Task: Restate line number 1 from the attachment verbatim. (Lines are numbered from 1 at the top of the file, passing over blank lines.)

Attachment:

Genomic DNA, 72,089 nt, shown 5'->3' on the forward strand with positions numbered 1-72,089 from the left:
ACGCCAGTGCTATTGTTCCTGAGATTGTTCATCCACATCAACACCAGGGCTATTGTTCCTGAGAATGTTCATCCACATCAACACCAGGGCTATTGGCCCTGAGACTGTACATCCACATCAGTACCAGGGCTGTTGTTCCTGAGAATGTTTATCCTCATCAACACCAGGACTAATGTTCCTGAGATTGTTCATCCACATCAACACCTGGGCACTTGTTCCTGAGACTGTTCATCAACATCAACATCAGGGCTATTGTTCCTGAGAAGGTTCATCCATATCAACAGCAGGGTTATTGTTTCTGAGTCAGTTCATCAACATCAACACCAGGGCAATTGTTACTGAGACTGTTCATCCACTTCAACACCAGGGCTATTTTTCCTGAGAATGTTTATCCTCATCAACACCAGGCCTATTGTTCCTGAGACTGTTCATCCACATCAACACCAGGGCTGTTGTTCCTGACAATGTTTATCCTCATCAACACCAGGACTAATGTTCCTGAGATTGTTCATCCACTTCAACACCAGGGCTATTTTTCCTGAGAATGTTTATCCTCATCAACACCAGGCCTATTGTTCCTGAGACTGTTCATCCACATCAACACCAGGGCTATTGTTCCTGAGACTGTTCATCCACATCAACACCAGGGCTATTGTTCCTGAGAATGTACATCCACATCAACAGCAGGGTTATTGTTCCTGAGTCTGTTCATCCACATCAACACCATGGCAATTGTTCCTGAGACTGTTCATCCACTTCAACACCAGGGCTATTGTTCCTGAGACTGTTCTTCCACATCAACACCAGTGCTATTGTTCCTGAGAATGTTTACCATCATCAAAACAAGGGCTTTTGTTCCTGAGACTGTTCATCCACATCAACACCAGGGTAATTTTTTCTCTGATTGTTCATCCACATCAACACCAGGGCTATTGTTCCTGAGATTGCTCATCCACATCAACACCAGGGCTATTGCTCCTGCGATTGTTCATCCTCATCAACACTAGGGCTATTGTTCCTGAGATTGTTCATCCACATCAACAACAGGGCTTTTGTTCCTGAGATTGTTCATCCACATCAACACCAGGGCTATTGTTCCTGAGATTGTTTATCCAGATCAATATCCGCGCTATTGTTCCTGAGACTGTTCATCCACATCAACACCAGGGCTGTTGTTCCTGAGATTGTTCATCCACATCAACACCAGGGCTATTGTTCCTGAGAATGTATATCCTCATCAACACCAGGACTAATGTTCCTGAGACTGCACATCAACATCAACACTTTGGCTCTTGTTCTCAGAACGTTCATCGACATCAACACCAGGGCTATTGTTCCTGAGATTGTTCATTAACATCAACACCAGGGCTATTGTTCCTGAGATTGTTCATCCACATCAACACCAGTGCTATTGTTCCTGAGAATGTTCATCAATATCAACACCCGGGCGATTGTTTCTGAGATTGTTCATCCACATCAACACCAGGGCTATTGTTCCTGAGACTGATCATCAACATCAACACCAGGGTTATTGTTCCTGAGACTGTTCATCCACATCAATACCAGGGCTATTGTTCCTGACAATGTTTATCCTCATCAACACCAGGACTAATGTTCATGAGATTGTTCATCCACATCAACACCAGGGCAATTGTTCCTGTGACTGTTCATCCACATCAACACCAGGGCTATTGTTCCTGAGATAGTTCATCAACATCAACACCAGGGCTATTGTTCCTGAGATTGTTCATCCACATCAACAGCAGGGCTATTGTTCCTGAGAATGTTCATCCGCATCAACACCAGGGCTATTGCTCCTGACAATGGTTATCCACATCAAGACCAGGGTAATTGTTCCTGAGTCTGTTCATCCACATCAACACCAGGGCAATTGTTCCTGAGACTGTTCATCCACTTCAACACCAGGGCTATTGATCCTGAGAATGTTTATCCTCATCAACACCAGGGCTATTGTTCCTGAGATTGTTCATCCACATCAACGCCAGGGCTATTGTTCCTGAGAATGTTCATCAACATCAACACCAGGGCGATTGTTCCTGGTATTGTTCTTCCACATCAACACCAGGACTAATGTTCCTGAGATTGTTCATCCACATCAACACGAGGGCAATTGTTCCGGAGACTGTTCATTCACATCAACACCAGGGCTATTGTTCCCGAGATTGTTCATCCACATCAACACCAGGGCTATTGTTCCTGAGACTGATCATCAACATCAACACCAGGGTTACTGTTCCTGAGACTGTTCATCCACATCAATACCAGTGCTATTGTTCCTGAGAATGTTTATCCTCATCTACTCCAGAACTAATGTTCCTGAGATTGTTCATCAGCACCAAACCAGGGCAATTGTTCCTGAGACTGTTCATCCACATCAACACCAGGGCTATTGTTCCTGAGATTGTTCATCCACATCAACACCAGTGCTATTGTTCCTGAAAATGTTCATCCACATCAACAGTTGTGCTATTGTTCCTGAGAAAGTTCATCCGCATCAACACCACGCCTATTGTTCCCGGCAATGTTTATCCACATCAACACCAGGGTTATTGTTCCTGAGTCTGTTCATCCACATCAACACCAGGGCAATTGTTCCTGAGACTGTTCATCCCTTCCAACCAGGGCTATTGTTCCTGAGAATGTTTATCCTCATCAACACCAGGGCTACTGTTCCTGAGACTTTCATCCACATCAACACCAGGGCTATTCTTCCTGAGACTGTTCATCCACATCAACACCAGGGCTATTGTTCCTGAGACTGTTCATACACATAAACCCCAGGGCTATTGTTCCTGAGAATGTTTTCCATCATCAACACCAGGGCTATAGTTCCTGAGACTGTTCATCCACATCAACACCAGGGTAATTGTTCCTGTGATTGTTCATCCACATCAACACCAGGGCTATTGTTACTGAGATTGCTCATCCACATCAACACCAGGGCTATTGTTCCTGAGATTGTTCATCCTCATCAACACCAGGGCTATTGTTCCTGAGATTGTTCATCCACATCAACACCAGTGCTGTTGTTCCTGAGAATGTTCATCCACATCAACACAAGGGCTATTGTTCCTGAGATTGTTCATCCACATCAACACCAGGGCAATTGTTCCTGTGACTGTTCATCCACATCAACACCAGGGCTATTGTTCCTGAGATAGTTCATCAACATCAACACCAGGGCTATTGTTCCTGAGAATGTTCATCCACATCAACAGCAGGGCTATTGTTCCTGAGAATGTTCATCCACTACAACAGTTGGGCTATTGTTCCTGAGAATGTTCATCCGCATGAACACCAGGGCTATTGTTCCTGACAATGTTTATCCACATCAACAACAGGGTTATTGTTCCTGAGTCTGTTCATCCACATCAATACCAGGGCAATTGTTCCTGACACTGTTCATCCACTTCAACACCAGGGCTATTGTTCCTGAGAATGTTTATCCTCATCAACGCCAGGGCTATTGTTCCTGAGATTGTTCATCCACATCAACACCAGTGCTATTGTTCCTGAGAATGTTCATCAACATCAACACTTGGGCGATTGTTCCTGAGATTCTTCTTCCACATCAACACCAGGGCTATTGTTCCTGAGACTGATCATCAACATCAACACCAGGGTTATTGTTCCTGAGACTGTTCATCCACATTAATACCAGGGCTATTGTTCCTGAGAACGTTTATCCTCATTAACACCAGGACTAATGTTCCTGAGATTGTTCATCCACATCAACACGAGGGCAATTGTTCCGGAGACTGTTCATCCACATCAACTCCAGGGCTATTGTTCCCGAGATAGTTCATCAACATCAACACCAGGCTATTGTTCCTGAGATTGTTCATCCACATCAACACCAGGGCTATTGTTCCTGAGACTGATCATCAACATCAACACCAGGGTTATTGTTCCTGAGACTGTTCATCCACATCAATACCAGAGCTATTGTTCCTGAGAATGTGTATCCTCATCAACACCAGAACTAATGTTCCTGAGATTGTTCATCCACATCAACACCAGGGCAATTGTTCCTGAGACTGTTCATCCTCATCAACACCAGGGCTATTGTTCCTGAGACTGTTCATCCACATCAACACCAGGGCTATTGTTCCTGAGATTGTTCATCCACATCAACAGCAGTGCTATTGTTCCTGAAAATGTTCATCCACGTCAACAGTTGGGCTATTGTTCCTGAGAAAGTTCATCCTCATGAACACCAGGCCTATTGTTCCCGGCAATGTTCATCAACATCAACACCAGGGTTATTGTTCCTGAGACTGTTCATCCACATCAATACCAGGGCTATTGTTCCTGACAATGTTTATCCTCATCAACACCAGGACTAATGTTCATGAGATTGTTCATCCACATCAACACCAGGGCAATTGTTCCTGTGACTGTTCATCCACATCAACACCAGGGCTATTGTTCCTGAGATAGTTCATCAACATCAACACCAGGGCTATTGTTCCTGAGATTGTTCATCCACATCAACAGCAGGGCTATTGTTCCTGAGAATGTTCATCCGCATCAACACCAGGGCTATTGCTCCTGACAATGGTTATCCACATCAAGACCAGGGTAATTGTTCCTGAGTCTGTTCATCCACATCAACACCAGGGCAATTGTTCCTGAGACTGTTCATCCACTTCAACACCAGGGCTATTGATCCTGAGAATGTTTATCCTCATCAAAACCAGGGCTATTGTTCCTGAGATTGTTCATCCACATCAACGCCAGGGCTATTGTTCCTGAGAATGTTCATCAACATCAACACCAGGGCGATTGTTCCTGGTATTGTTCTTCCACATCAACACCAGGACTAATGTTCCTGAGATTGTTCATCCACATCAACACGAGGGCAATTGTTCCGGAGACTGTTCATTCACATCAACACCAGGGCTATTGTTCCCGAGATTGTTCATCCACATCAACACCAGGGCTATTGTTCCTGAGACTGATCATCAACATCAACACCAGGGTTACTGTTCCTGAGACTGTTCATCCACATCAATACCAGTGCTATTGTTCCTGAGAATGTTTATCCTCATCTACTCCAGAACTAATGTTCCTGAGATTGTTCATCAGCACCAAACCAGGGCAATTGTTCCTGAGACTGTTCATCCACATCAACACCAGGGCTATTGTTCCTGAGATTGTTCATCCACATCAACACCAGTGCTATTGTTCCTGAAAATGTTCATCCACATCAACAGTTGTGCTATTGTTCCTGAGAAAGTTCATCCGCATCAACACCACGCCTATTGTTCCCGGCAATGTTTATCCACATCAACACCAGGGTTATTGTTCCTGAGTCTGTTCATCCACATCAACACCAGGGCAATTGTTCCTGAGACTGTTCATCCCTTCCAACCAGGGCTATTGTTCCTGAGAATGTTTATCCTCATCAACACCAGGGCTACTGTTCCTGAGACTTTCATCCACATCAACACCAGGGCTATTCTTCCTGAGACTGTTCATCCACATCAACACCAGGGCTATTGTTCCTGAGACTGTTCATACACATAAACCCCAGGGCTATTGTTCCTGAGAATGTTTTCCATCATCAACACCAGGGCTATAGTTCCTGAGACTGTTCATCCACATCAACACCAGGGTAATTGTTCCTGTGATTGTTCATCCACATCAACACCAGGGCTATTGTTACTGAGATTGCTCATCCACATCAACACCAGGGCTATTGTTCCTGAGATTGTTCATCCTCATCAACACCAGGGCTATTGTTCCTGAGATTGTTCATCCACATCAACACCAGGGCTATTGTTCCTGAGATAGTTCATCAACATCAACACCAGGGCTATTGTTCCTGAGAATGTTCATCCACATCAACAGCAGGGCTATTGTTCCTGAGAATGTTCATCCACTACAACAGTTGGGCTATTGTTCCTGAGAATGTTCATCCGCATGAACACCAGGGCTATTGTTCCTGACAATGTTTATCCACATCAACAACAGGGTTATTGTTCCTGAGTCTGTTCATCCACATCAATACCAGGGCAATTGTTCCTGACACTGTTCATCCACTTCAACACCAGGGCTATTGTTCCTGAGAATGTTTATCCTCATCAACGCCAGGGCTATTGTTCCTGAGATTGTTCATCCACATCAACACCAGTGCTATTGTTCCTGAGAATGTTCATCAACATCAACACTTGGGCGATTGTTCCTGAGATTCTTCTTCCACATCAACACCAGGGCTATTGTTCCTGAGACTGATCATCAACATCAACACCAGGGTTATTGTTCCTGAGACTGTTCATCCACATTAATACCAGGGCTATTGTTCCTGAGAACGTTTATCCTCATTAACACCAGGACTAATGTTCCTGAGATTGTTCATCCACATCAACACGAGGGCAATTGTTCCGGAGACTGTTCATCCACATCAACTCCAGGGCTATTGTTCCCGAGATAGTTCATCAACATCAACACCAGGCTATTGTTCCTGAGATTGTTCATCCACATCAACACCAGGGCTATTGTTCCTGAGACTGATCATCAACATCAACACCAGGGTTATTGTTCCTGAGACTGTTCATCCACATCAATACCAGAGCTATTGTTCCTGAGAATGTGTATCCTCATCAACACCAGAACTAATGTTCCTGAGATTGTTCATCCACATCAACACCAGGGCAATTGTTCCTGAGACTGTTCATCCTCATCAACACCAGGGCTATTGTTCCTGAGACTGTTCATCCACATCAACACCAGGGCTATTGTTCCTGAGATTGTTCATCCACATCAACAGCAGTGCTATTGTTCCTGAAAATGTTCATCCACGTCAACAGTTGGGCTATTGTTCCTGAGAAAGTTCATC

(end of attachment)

Genomic DNA, 72,089 nt, shown 5'->3' on the forward strand with positions numbered 1-72,089 from the left: